The Past and Future of Feminism Gender Bias

Let's start with some statistics. The United Nations Human Development Report 2004 estimated that when both paid employment and unpaid household tasks are accounted for, on average women work more than men. In rural areas of selected developing countries performed an average 20% more work than men, or an additional 102minutes per day. In the OECD countries surveyed, on average women performed 5% more than men, or 20 minutes per day. At the UN's Pan Pacific Southeast Asia Women's  Association 21st International  Conference in 2001 it was stated that 'in the world as a whole, women comprise 51% of the population, do 66% of the work, receive 10% of the income and own less than 1 % of the property'. Yes, less than one percent!! Does it sound okay to you? Feminist movements or feminism for centuries attempted and still attempting to put a balance to this unhappy statistics and claimed that laws/legal provisions, along with other issues, have contributed to these discriminations.

Read more: The Past and Future of Feminism & Gender Bias in Bangladesh


In June 2016[1]. The Apex Court confirmed that abuse of Sections 54 and 167 of the Code of Criminal Procedure (CrPC) 1898, dealing with arrest on suspicion and subsequent remand, were inconsistent with the fundamental rights guaranteed by the Constitution. The Appellate Court confirmed the directions issued by the High Court in 2004 and declared that in the full judgment it will issue specific guidelines for the Police for exercising its powers under S. 54 and 167 of the CrPC.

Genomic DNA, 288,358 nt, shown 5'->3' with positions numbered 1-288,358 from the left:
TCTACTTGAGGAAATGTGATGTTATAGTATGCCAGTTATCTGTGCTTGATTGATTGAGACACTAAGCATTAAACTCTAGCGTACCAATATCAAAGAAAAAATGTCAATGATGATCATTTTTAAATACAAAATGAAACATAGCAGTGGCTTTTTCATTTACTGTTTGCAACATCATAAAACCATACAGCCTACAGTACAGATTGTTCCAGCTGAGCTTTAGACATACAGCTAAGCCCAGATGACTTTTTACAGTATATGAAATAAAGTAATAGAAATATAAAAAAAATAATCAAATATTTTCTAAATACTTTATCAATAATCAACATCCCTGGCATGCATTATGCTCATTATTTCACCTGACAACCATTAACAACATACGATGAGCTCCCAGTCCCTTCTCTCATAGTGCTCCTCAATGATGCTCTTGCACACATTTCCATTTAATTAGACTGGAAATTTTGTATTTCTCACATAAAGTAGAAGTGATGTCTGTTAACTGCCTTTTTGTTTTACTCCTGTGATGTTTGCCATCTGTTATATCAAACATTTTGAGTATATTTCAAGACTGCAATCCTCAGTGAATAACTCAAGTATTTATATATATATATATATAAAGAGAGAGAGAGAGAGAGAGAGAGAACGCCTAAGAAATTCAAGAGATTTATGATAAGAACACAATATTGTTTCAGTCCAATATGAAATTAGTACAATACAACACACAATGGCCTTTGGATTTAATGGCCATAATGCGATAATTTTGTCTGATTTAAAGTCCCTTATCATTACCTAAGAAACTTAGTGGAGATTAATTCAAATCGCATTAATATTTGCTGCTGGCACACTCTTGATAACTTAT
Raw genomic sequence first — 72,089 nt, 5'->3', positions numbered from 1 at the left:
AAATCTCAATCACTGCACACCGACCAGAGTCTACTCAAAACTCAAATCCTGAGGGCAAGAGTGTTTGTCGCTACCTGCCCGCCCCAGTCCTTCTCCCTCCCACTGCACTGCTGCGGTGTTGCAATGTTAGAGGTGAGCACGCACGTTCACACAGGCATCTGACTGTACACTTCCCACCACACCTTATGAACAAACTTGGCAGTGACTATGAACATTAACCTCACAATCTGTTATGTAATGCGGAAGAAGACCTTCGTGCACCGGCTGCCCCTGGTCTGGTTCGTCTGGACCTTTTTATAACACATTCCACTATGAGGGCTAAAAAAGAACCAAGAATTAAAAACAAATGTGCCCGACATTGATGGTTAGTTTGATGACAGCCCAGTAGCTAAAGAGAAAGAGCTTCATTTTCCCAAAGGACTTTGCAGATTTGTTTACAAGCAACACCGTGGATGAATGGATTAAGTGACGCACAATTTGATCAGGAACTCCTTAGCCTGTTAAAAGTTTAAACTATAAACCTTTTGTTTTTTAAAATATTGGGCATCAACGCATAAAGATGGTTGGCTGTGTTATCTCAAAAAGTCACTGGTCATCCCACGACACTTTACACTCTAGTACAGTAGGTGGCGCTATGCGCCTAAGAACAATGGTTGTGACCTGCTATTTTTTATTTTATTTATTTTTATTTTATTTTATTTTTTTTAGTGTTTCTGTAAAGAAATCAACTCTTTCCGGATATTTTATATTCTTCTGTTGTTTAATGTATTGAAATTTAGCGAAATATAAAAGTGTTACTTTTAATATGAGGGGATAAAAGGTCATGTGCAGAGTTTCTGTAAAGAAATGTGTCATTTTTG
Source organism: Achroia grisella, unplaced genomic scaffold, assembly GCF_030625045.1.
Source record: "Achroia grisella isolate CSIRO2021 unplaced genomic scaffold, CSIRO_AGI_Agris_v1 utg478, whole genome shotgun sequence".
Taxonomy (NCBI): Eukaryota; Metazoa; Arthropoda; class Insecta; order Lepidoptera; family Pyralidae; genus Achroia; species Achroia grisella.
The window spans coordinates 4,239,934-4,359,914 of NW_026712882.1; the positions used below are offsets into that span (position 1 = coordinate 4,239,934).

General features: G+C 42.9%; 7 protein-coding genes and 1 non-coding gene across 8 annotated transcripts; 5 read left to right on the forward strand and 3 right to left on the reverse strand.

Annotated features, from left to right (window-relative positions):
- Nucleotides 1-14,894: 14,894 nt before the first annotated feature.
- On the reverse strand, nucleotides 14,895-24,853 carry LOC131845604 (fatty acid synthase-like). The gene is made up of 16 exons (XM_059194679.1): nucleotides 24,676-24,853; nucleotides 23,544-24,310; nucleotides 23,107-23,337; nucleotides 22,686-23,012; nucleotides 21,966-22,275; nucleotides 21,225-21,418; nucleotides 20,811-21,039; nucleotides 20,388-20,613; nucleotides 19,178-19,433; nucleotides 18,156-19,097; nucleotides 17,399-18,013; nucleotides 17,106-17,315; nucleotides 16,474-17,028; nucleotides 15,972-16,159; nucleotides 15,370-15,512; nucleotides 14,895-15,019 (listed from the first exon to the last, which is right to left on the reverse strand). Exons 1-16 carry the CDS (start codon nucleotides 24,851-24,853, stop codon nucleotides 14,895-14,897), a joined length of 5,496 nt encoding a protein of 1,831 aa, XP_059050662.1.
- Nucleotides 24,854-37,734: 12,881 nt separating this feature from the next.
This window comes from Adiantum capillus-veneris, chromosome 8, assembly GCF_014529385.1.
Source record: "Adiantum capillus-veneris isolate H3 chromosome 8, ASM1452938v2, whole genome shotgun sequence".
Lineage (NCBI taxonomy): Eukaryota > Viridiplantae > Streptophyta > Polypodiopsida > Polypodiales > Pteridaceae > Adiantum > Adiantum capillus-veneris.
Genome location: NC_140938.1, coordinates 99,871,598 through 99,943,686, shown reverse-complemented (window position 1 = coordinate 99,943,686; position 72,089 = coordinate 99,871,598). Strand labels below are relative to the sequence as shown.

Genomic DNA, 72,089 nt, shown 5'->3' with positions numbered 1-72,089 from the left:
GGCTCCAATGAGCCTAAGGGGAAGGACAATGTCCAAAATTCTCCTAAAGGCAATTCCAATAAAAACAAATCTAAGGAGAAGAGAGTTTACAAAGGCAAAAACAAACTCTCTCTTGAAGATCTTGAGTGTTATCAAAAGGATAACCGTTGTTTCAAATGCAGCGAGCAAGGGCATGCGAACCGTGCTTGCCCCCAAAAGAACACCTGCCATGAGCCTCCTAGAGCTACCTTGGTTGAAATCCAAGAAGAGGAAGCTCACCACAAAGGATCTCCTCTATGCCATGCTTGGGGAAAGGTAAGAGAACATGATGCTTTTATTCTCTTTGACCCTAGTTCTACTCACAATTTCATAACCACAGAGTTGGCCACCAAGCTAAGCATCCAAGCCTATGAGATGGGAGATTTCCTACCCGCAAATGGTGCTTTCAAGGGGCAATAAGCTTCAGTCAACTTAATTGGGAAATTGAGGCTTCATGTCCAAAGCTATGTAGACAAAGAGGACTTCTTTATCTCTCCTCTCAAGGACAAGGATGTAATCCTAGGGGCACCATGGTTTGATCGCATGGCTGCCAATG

Read more: Policing the Police - A Judicial Intervention in Bangladesh


By: Tracy S. Smith

It has been about a month since the Pokémon Go App was launched and it has become hard to ignore the popularity of the game (even if you want to). Groups of players, also known as “trainers”, can be found lingering around in public, quasi-public, and private areas in an effort to catch Pokémon, battle at a “gym”, or reap rewards at a local Pokéstop.

Read more: What to Know if Chasing a Pokémon… or if you Want to Catch a Pokémon-Chaser in Your Yard


On 22 June 2016, the Government of Indonesia issued Government Regulation No. 24 of 2016 (“GR No. 24/2016”), amending and improving Government Regulation No. 37 of 1998 concerning Land Deed Officials (Pejabat Pembuat Akta Tanah or commonly known as “PPAT”) (“GR No. 37/1998”). GR No. 24/2016 came into effect on 27 June 2016.

The promulgation of GR No. 24/2016 is intended to support the deregulation of land policy and accelerate the implementation of Indonesia's Economic Stimulus Packages. The following are key changes to GR No. 37/1998, among others

Read more: Salient Regulatory Changes on Land Deed Officials


Contact: Cole R. Southall and Anthony R. Foderaro; Fillmore Riley LLP (Manitoba, Canada)

Technology has revolutionized how we work, communicate and socialize, but it has also given predators and bullies an additional platform to torment their victims. Legislators and the courts have been scrambling to catch up with ever-advancing technology to address “revenge porn” and “cyberbullying." The following is a brief overview of how the Legislatures and the courts have considered these issues, in both the civil and criminal context.

Read more: Revenge porn, cyberbullying and the law